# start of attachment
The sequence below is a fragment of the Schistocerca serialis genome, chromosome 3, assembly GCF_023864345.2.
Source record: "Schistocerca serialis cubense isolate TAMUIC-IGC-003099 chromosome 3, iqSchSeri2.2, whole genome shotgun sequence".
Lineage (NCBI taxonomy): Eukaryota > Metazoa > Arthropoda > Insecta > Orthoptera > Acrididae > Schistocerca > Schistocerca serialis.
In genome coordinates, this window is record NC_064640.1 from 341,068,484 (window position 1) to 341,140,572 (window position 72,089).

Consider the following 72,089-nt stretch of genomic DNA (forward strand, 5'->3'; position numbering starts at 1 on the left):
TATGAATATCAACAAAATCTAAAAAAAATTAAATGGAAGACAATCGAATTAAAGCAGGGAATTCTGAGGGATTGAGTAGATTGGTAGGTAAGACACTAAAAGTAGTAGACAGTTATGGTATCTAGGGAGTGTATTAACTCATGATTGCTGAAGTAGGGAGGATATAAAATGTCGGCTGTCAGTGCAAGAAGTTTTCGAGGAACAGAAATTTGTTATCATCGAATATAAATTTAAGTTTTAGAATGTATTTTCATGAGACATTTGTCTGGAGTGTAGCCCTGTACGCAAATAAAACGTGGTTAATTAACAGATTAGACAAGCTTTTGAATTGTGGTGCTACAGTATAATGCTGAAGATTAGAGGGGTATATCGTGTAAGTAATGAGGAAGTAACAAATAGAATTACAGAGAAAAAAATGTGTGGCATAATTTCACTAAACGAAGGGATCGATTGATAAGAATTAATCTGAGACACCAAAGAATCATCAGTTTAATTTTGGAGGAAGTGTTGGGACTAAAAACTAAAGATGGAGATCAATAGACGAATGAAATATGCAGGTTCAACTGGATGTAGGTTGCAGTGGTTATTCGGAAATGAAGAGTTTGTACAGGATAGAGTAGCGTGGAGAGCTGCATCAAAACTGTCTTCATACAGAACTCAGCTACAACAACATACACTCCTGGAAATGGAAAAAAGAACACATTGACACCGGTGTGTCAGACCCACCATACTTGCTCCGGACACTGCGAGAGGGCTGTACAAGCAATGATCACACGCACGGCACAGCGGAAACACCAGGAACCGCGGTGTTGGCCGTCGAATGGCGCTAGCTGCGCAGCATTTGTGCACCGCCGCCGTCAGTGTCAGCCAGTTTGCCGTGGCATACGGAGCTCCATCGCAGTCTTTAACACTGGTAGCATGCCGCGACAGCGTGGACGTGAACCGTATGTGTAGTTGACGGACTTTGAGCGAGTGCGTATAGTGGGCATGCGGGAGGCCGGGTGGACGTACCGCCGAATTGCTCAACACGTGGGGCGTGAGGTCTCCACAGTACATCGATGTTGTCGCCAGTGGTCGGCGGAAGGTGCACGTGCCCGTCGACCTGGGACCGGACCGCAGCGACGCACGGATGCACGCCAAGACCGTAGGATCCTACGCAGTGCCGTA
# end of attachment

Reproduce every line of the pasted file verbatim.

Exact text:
The sequence below is a fragment of the Schistocerca serialis genome, chromosome 3, assembly GCF_023864345.2.
Source record: "Schistocerca serialis cubense isolate TAMUIC-IGC-003099 chromosome 3, iqSchSeri2.2, whole genome shotgun sequence".
Lineage (NCBI taxonomy): Eukaryota > Metazoa > Arthropoda > Insecta > Orthoptera > Acrididae > Schistocerca > Schistocerca serialis.
In genome coordinates, this window is record NC_064640.1 from 341,068,484 (window position 1) to 341,140,572 (window position 72,089).

Consider the following 72,089-nt stretch of genomic DNA (forward strand, 5'->3'; position numbering starts at 1 on the left):
TATGAATATCAACAAAATCTAAAAAAAATTAAATGGAAGACAATCGAATTAAAGCAGGGAATTCTGAGGGATTGAGTAGATTGGTAGGTAAGACACTAAAAGTAGTAGACAGTTATGGTATCTAGGGAGTGTATTAACTCATGATTGCTGAAGTAGGGAGGATATAAAATGTCGGCTGTCAGTGCAAGAAGTTTTCGAGGAACAGAAATTTGTTATCATCGAATATAAATTTAAGTTTTAGAATGTATTTTCATGAGACATTTGTCTGGAGTGTAGCCCTGTACGCAAATAAAACGTGGTTAATTAACAGATTAGACAAGCTTTTGAATTGTGGTGCTACAGTATAATGCTGAAGATTAGAGGGGTATATCGTGTAAGTAATGAGGAAGTAACAAATAGAATTACAGAGAAAAAAATGTGTGGCATAATTTCACTAAACGAAGGGATCGATTGATAAGAATTAATCTGAGACACCAAAGAATCATCAGTTTAATTTTGGAGGAAGTGTTGGGACTAAAAACTAAAGATGGAGATCAATAGACGAATGAAATATGCAGGTTCAACTGGATGTAGGTTGCAGTGGTTATTCGGAAATGAAGAGTTTGTACAGGATAGAGTAGCGTGGAGAGCTGCATCAAAACTGTCTTCATACAGAACTCAGCTACAACAACATACACTCCTGGAAATGGAAAAAAGAACACATTGACACCGGTGTGTCAGACCCACCATACTTGCTCCGGACACTGCGAGAGGGCTGTACAAGCAATGATCACACGCACGGCACAGCGGAAACACCAGGAACCGCGGTGTTGGCCGTCGAATGGCGCTAGCTGCGCAGCATTTGTGCACCGCCGCCGTCAGTGTCAGCCAGTTTGCCGTGGCATACGGAGCTCCATCGCAGTCTTTAACACTGGTAGCATGCCGCGACAGCGTGGACGTGAACCGTATGTGTAGTTGACGGACTTTGAGCGAGTGCGTATAGTGGGCATGCGGGAGGCCGGGTGGACGTACCGCCGAATTGCTCAACACGTGGGGCGTGAGGTCTCCACAGTACATCGATGTTGTCGCCAGTGGTCGGCGGAAGGTGCACGTGCCCGTCGACCTGGGACCGGACCGCAGCGACGCACGGATGCACGCCAAGACCGTAGGATCCTACGCAGTGCCGTA